We took two trips this year, below our average, because of the surgery. But they were terrific: a road trip to join Valerie’s family for a summer holiday at Traverse Bay, and the other to sample the canyon country around Flagstaff with friends. I am pleased to report that the Grand Canyon is very grand indeed, and that Valerie’s magnets are undetectable by airport security scanners.

I was busy for awhile building a new website/blogspot (www.stanleycutler.com), hoping that a pretty online presence would attract readers to my books. It turns out that I have to do a whole lot of tweeting and grunting on social media if people are to find the site, energies that I have so far been unable to muster. So the site sits there, unloved by everyone but me. I finished an espionage thriller called The Subversive Detective and a non-fiction book of essays on political rhetoric. The latter gave me material for a couple of courses that I now teach to old geezers, like me, at adult education centers. This is great fun, an opportunity for the geezers to vent and articulate their thoughts on matters political. I also contributed several articles based on the book to a local newspaper, but I’ve given that up for awhile. I might resume the series if I can overcome my aversion to the tweaking of editors.

Betsy, our daughter, moved to Boston this year to take a better job – she does paralegal work in the field of international intellectual property rights. She likes Boston and is happy with the move. All good.

Happy Chanukah, Merry Christmas, Drunken Solstice, Happy New Year! We hope that everything works out for you and yours in 2016.

Peace and Love, Stan and Valerie (Gay)

Democracy and Political Correctness

By stancutler,

There is no excuse for murderous behavior. It ought to be dealt with immediately and with the full force of The State. Understanding motives is different from excusing the behavior. In Israel, there is a divide between those who have ceased to care about the living conditions of the Arab populations on the West Bank and in Gaza, and those who see their Arab neighbors as human beings struggling, as we all do, to improve their lives.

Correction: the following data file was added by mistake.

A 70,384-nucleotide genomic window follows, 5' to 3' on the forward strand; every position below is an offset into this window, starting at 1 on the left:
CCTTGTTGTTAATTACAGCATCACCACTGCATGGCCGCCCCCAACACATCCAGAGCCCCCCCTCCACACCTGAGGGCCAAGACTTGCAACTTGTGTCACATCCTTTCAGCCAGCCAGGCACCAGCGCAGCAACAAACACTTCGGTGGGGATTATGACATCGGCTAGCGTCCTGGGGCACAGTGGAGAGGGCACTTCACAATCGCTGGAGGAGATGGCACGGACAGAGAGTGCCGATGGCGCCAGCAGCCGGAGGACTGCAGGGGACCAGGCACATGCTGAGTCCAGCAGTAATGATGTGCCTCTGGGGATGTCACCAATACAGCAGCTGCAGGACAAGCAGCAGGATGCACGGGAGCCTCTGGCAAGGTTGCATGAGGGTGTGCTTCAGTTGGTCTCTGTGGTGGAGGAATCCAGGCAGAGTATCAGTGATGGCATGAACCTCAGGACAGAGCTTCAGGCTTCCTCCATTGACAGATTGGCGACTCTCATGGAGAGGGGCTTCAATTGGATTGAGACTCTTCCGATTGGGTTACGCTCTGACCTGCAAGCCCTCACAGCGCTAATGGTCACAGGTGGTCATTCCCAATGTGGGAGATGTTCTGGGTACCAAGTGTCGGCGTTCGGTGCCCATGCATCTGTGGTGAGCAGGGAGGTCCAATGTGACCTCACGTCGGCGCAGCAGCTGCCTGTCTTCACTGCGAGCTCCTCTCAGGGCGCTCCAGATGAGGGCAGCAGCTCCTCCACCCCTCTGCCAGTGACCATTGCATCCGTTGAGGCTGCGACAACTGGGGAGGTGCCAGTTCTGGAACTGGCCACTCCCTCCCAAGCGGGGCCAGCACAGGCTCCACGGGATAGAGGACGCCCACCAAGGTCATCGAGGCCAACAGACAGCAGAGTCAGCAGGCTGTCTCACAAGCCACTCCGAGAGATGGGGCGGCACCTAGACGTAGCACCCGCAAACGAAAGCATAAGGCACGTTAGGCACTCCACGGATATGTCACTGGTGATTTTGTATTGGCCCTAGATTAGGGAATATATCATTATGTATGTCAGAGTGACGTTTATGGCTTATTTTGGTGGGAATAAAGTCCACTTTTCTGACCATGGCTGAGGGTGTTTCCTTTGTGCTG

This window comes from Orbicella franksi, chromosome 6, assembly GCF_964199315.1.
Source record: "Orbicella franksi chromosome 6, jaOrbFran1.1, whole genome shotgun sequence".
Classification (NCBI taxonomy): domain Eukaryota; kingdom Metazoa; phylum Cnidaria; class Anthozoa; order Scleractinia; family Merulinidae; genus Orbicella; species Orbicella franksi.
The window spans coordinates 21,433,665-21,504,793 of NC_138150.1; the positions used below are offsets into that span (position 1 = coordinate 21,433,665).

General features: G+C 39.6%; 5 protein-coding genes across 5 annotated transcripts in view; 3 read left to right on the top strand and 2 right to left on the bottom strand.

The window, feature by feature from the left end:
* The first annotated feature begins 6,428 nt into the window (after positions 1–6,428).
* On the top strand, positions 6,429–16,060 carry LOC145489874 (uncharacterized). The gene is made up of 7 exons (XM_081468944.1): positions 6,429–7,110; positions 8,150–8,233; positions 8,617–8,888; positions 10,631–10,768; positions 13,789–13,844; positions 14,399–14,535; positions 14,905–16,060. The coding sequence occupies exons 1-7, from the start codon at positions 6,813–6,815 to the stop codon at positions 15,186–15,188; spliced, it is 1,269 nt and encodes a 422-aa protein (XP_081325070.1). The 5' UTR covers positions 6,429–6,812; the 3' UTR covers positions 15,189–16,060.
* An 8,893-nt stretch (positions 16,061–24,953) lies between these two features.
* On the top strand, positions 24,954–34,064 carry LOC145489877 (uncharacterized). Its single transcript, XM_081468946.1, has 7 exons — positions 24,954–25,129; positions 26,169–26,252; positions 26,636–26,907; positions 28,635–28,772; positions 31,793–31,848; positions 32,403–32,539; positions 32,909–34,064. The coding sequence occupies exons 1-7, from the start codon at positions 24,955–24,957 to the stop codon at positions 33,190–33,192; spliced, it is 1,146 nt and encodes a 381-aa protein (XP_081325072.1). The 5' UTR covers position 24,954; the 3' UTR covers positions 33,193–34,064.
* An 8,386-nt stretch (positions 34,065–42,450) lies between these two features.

The “political correctness” that some see as paralyzing calls for the government of Israel to craft more nuanced programs, to recognize the important moral distinction between “security first” and “security only” policies. Those who scorn “politically correct” messages view them as a source of paralysis. I see it as democracy.

Recently, once such critic, Daniel Hartman, cited as an example of the paralyzing flaws of political correctness, John Kerry’s attempt to characterize the Paris attacks as “senseless” rather than as motivated by an understandable rationale . Similarly, many accuse the Obama Administration of softness because it chooses not to use the phrase “Radical Islam” in descriptions of the terror threat. The semantics could be called “political correctness,” a pejorative. Or one could call such usages “the language of diplomacy,” which recognizes the interplay of competing interests and the desire to defuse incendiary situations. Which would you prefer?

Recently, Mrs. Clinton altered her stance on the terror threat by acknowledging the legitimacy of the phrase “Radical Islam.” I don’t think this shift is helpful in a policy sense. Rather, it is an attempt by her campaign to align herself with Jewish and Christian elements who see themselves as more American and morally superior by virtue of their religion.

The reason I have drawn comparisons between the 1948 Presidential campaign and the current one is to better understand the crucial role of external, international threats in our democratic discourse. Politicians demonize “the other” because the rhetorical tactic is an effective way of establishing the moral superiority of the speaker. But there are dangers in employing such tactics in that they tend to reduce policy choices to the passive vs the aggressive. The sensible middle way, The Tao, is far less likely to be achieved. True statesmanship seeks to find the middle path.

This Means War

By stancutler,

With its attacks on Paris, ISIS has triggered the war it wants. By defining itself as a unified government within defined borders – a state – it has achieved its objective of establishing a Sunni country under Sharia Law. Its amorphous predecessors had hidden under proxy governments in Afghanistan and Pakistan. Now, the West has a target and a casus bellum, a justification for war. By declaring war on the IS, Europe recognizes its statehood. To the fanatics in charge of the new state, the war will, at least for awhile, legitimize their movement in the bloody minds of the naive. A unified, militarized Europe will solidify the EU and NATO – if the USA is willing to provide leadership. Otherwise, the war effort may cause irreparable rifts in the European alliance.